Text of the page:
Each of the forum’s first three speakers—meeting chair Dr. David J. Kupfer of the University of Pittsburgh, Pennsylvania Deputy Secretary of Public Welfare Charles Curie, and NIMH Director Dr. Steven E. Hyman—spoke to the enormous burden that mental illness in general, and mood disorders in particular, places on individuals, their families, and society at large. Dr. Kupfer began the forum by presenting some facts from the World Health Organization report on the global burden of disease: unipolar or major depression is the fourth leading cause of disability (measured in disability-Adjusted Life Years) in the world, and by the year 2020, it will be second only to ischemic heart disease. If nothing is done, unipolar depression will be the leading cause of disability among women worldwide by 2020. Worse yet, these figures do not take into account that between 40-65 percent of patients who have had a heart attack also suffer from major depression, as do approximately 25 percent of cancer patients, and between 10-27 percent of patients who have had a stroke.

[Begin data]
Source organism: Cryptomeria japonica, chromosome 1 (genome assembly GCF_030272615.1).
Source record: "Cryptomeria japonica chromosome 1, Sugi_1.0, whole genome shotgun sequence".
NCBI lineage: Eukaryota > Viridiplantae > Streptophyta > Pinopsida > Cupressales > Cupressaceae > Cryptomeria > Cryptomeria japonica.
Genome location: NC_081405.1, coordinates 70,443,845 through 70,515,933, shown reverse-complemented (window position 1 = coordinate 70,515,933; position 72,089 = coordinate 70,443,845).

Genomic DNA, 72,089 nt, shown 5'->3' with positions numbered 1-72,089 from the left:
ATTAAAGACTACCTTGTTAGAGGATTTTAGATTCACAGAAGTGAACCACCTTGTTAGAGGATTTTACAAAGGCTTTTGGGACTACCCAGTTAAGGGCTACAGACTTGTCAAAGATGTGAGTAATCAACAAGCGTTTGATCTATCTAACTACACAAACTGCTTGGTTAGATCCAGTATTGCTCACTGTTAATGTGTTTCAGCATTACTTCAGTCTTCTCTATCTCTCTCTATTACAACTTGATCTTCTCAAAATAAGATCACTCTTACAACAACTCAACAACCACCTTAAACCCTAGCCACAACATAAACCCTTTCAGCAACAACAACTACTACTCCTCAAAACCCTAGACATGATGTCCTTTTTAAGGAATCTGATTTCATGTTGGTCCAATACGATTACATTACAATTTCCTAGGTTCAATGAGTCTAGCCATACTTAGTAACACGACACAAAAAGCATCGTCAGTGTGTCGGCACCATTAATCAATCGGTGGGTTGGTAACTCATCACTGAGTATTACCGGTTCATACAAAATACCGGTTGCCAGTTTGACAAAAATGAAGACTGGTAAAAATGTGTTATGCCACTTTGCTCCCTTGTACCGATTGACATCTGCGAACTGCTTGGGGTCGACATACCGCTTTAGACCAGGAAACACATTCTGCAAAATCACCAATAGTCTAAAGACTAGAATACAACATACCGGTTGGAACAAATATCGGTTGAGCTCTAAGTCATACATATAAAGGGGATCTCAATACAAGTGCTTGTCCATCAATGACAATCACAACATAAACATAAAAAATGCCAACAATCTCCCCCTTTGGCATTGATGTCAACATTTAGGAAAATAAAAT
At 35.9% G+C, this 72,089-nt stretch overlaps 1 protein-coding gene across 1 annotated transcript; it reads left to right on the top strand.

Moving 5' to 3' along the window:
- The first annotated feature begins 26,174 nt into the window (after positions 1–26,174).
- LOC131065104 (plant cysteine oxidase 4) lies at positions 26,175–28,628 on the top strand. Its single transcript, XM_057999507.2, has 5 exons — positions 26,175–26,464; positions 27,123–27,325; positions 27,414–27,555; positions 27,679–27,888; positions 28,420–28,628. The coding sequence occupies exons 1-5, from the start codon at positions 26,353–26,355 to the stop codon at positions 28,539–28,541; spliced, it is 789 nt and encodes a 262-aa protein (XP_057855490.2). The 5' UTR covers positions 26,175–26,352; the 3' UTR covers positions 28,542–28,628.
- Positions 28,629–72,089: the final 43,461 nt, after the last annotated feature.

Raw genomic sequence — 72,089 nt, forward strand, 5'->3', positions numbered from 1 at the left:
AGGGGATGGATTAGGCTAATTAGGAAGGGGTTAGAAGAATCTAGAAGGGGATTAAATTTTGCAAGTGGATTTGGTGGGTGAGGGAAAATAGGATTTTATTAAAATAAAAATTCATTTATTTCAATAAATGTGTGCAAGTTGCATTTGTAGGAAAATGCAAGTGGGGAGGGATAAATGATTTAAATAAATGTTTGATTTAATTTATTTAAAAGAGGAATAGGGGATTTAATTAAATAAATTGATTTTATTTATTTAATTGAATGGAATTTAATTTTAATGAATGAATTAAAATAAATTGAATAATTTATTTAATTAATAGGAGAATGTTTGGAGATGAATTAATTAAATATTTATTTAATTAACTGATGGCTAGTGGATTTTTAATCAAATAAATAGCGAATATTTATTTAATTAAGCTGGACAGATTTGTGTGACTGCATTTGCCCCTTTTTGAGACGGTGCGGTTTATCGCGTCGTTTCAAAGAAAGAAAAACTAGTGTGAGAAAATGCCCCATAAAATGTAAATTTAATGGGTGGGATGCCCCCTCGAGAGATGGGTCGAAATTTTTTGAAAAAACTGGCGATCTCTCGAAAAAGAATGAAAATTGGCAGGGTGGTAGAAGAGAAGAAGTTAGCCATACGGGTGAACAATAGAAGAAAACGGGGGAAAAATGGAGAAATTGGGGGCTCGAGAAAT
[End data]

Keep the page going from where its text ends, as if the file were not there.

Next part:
What’s the economic cost of this epidemic? Dr. Kupfer presented data generated by University of Pittsburgh colleague Dr. Judith Lave showing that the impact of these co-existing conditions is a great economic cost to our health system.
Mr. Curie then spoke to an issue that came up many times throughout the forum—the penalty paid for society’s continuing to treat mental illness as something different than all other “physical” illnesses. Citing the stigma that is often associated with depression, Mr. Curie said the only way to change that attitude, both among the public and policymakers, is with solid scientific data. He told the forum attendees that strong data, generated from research programs funded or directed by NIMH, were the key factor in Pennsylvania’s decision to aggressively fund mental health care as part of the State’s Medicaid program.
But now, he added, it is time for everyone connected with the Nation’s healthcare system—patients, relatives, physicians, and policymakers—to develop new strategies to translate available data to educate the public and eliminate the stigma that arises solely from ignorance about depression and other mental disorders. In Pennsylvania, this means redoubling efforts to realize the state’s vision concerning mental health: that every citizen of the state with serious mental illness and/or addictive disease and every child and adolescent who abuses substances and/or has a serious emotional disturbance will have the opportunity for growth, recovery, inclusion in the community, access to services and supports of their choice, and enjoy a quality of life that includes family and friends.
C. The Many Links Between Depression and Illness
“We have tragically separated body and mind in our society.” – Dr. Steven E. Hyman, Director of NIMH